I think the House will agree with me that the right hon. and learned Gentleman has brought forward his Motion in a speech of great ability, though we may perhaps think it might with advantage have been somewhat curtailed. I am quite ready to admit that he has, on the whole, treated what must have been to him a painful subject in a temperate and moderate spirit, excepting a few allusions which might, I think, have been omitted. He has given us some details, which were scarcely necessary, as to the history of the White family, the elections they have contested, and the claims he thinks they thus possess upon the Government. But, on the other hand, the right hon. and learned Gentleman has given us a great deal of interesting and valuable information, both respecting the institution of Lieutenants of counties, and the history of the families in the county he knows so well. I do not in the least underrate the importance of the Motion he has brought before the House. To a certain extent, I am perfectly aware, it is a Vote of Censure upon the whole Government, and it is a most direct Vote of Censure upon the Irish Government, which I represent. I say I do not underrate the importance of the Motion; but I hope it will not be thought that I am guilty of any disrespect either to the right hon. and learned Gentleman or to the House, if I do not emulate the length to which he ran, but attempt to dispose of a very simple matter in a short and very simple way. The question before the House is really not whether Colonel White is the most fit of all the candidates for the Lieutenancy of Clare; but whether he is a properly and duly qualified candidate. So far as I can make out, his qualifications are impugned upon three grounds. The first objection is, that when appointed to the office he was not possessed of any property in the county; secondly, it is said that he is not now, and has not been, a resident in the county; and thirdly, that he is not possessed of any local knowledge of the county or the magistracy. Now, the right hon. and learned Gentleman is himself obliged to admit, as to the first of these objections, that the possession of property is not a legal qualification. About that point there is no doubt. Her Majesty's Government are quite as willing to admit, as the right hon. and learned Gentleman can be, that property in the county is an essential though not a legal qualification for the office. As far as I am aware, however, it has never been held that the actual possession of property is essential, if the person appointed were known and recognized as heir to large estates. The right hon. and learned Gentleman can hardly be ignorant of the fact that in several instances the, eldest sons or heirs to large estates have been appointed without the smallest objection by anyone. In this way the present Duke of Rutland, then Marquess of Granby, was, I believe, appointed Lord Lieutenant of Lincolnshire. Though not then possessed of any property in the county, he was no doubt perfectly qualified as the heir to large estates there, and well acquainted with the county. A more recent appointment was called in question in this House. On the resignation of the late Lord Lonsdale, his nephew, Colonel Lowther, was made joint Lieutenant of Cumberland and Westmoreland. He was heir to his uncle; but as far as I am aware, was not possessed of property in either county, and the case is a strong one because, though the appointment was questioned here, not one word was said about the absence of a property qualification. Colonel White was designated by Lord Annaly as heir to large estates in Clare, and we, therefore, considered that, so far as a property qualification was essential, that condition was entirely fulfilled. On this part of the subject the right hon. and learned Gentleman made an allusion which I think cannot be justified. He intimated that property had been transferred to Colonel White, in order to give him the necessary qualification. That insinuation is, I am happy to say, entirely without foundation. I should not have thought it necessary to mention the circumstances unless that insinuation had been made but I happen to know that some little time ago, during the lifetime of the late Lord Lieutenant of Clare, who was in extremely bad health, the Lord Lieutenant of Ireland asked Lord Annaly whether, in the event of a vacancy, and in the event of his being considered an eligible candidate, he would desire that the Lieu tenancy should be conferred upon his eldest son, Colonel Luke White; and a that time Lord Annaly informed my noble Friend that the Clare estates would be left to his second son, Colonel Charles White. No more was said about the matter at that time; but this fact disposes of the insinuation that the appointment of Colonel Charles White had anything to do with his inheritance of these estates. The second objection to the appointment is, that Colonel White has not hitherto been a resident in the county. I consider this the most important objection, and it seems to me the only point upon which an explanation is really required. I am quite willing to admit that residence is an essential qualification for the office of Lieutenant of a county. Indeed, I go further than the right hon. and learned Gentleman goes on this point. He says that residence in Ireland is an essential qualification, while residence in the county is only desirable. Now, a man may reside in Dublin, and may be no more fit to discharge the duties of the office than if he resided in London. But residence in the county, if not a legal, is, I think, an essential qualification; and upon this point the Lord Lieutenant of Ireland and the Government thought it necessary to institute an inquiry. There was a difficulty in the filling-up of this appointment. No doubt the absence of residence in the county was an objection to Colonel White. That was stated both to Lord Annaly and to Colonel White, and we received assurances from them which were satisfactory. The promise of my hon. and gallant Friend was as good as anything more formal, and we received from him an assurance that as, by the act of his father, he had been made one of the largest landed proprietors in the county of Clare, he intended becoming a resident proprietor, and to reside in the county during a part of the year. I acknowledge that my hon. and gallant Friend did not express any intention of giving up either his position in the Army or his seat in this House; but I should be surprised if holding a commission in the Household Troops or a seat in this House should be any disqualification for the post of Lord Lieutenant of a county. Of course, these duties would take up a considerable portion of my hon. and gallant Friend's time; but having the distinct assurance of my hon. and gallant Friend that he will reside during a portion of the year in the county, that is sufficient. The third objection to the appointment is, that my hon. and gallant Friend does not possess any knowledge of the county, or any acquaintance with the magistrates. I presume, however, the explanation I have given on the question of residence will almost answer this point also. We admit that my hon. and gallant Friend does not at present possess a knowledge of the county; but we submit that it is not required that a Lieutenant should have knowledge of the county as regards the past, or even that he should have present knowledge of the county, but that he should be in a position to possess such knowledge in the future. The Lord Lieutenant of a county is not required to write a history of the county over which he is called to preside. His duty is to make himself acquainted with the magistrates, and with the persons who are eligible to be magistrates, and with those also who are eligible for commissions in Militia regiments, that he may judge of their fitness for the posts they seek. If the pledge given to us is acted on—as I have no doubt it will be—residence in the county will give knowledge of the county, and enable my hon. and gallant Friend to watch the interests of the county. The right hon. and learned Gentleman has referred to the debate on the Lieutenancy Bill, and he quoted a passage from a speech by Lord Grey which did not tell very much in his favour. Lord Grey attached so much importance to residence, that he questioned whether it would not be expedient to introduce a clause in the Bill making it imperative. We entirely concur in Lord Grey's view; but Lord Grey did not require that the Lord Lieutenant should have resided in the county, but that he would reside there. It never occurred to Lord Grey, or to any other reasonable person, that previous knowledge of the county was essential, as long as there was a reasonable assurance that future residence would enable the holder of the office to acquire the necessary knowledge. But the right hon. and learned Gentleman went on to assure us that Colonel White was not objected to so much on account of personal unfitness, as from the fact that the real patronage of the county would fall into the hands of the Treasury Solicitor, Mr. Lane Joynt, to whom the right hon. and learned Gentleman alluded as the shadow which stood behind the Throne. This shadow seemed greatly to haunt the imagination of the right hon. and learned Gentleman. Upon one occasion the right hon. and learned Gentleman applied to me with reference to the appointment of a governor of a lunatic asylum in the county of Clare, and when there was some slight hesitation about appointing the right hon. and learned Gentleman's nominee, he wrote an extremely indignant letter to me, saying he knew the question of the appointment had been referred to Mr. Lane Joynt, whose shadow would stand behind the Throne. In my reply to the right hon. and learned Gentleman, I assured him that not a single word had been written or spoken to Mr. Lane Joynt upon the subject, and he assured me on that occasion that he was perfectly satisfied. I hope that upon this occasion he will be satisfied with my assurance, when I tell him that not one word has been said or written to Mr. Lane Joynt upon this subject, either by myself or by any other Member of the Government. I hope the hon. and gallant Member (Colonel White) will, if he addresses the House at a later period of this debate, give the right hon. and learned Gentleman equal satisfaction, by his assurance that in the administration of the affairs of the Lieutenancy he will act upon his own opinion, and not allow himself to be overshadowed by the terrible spectre which haunts the imagination of the right hon. and learned Gentleman. I cannot leave this correspondence without recalling to the mind of the right hon. and learned Gentleman that in one of his letters he laid down the principle that appointment to the governorships of lunatic asylums was the undoubted privilege of the county Member. I do not know whether the right hon. and learned Gentleman thinks the appointment of the Lord Lieutenancy is also part of the undoubted patronage of the county Members. He did not say so to-night in as distinct terms as he laid down the other principle in the correspondence I have referred to; but I must demur to both with equal decision. Now, Sir, I do not know whether the House desires me to enter upon a discussion of the merits of the other candidates for the office. ["No, no!"] I can assure the House I will gladly abstain from doing so. The next point to which I have to refer is the reference made by the right hon. and learned Gentleman to what he describes as a protest signed by the county magistrates against the appointment of Colonel White. I have seen no protest; I do not know anyone who has; I have seen a report in the newspapers of a meeting on the subject; and that meeting does not seem to me to tell in favour of the right hon. and learned Gentleman. We were told there was great excitement in the county, and that the magistrates had met to protest against the appointment. But that meeting was attended by only 32 gentlemen, and the right hon. and learned Gentleman did not inform the House the number of magistrates in the county of Clare.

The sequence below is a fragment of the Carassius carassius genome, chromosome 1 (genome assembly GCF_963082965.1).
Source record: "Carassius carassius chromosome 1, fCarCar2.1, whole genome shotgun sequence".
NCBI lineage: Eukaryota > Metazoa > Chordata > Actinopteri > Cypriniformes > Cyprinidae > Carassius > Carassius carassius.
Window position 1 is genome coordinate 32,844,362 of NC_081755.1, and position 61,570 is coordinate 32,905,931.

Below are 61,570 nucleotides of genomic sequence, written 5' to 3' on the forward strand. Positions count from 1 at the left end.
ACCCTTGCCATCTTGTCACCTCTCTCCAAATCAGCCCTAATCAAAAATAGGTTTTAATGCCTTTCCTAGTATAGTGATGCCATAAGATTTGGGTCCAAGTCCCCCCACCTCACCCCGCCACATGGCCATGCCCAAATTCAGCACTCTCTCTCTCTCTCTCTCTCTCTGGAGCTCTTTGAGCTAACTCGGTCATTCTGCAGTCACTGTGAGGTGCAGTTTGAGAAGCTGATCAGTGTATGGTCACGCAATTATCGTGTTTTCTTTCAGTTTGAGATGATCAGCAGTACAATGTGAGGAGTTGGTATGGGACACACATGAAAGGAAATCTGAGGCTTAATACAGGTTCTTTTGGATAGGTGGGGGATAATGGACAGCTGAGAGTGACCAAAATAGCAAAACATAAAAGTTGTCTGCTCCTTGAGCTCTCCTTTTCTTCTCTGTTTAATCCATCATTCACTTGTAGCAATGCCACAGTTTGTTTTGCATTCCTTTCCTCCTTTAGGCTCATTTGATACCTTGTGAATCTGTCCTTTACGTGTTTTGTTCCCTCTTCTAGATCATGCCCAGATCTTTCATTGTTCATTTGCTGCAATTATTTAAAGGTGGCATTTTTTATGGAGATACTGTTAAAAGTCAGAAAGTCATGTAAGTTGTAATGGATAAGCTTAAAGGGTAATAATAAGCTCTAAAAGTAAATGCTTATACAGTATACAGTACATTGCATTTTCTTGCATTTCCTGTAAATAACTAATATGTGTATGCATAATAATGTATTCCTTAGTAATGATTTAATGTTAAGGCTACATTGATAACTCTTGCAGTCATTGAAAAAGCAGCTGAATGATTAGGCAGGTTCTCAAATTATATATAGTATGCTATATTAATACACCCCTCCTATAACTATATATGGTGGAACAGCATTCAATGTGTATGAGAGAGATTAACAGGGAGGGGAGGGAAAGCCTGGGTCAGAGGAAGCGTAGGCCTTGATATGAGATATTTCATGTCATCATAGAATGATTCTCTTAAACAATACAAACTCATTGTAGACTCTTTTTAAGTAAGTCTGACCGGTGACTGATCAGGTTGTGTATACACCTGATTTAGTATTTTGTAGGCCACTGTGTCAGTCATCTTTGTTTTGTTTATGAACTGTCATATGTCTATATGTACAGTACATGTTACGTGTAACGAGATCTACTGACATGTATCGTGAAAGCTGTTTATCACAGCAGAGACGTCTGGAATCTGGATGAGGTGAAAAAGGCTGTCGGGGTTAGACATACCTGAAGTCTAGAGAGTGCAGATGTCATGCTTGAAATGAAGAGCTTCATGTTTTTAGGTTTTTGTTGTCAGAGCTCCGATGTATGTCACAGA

said, there were 150 on the roll, and between 90 and 100 resident in the county.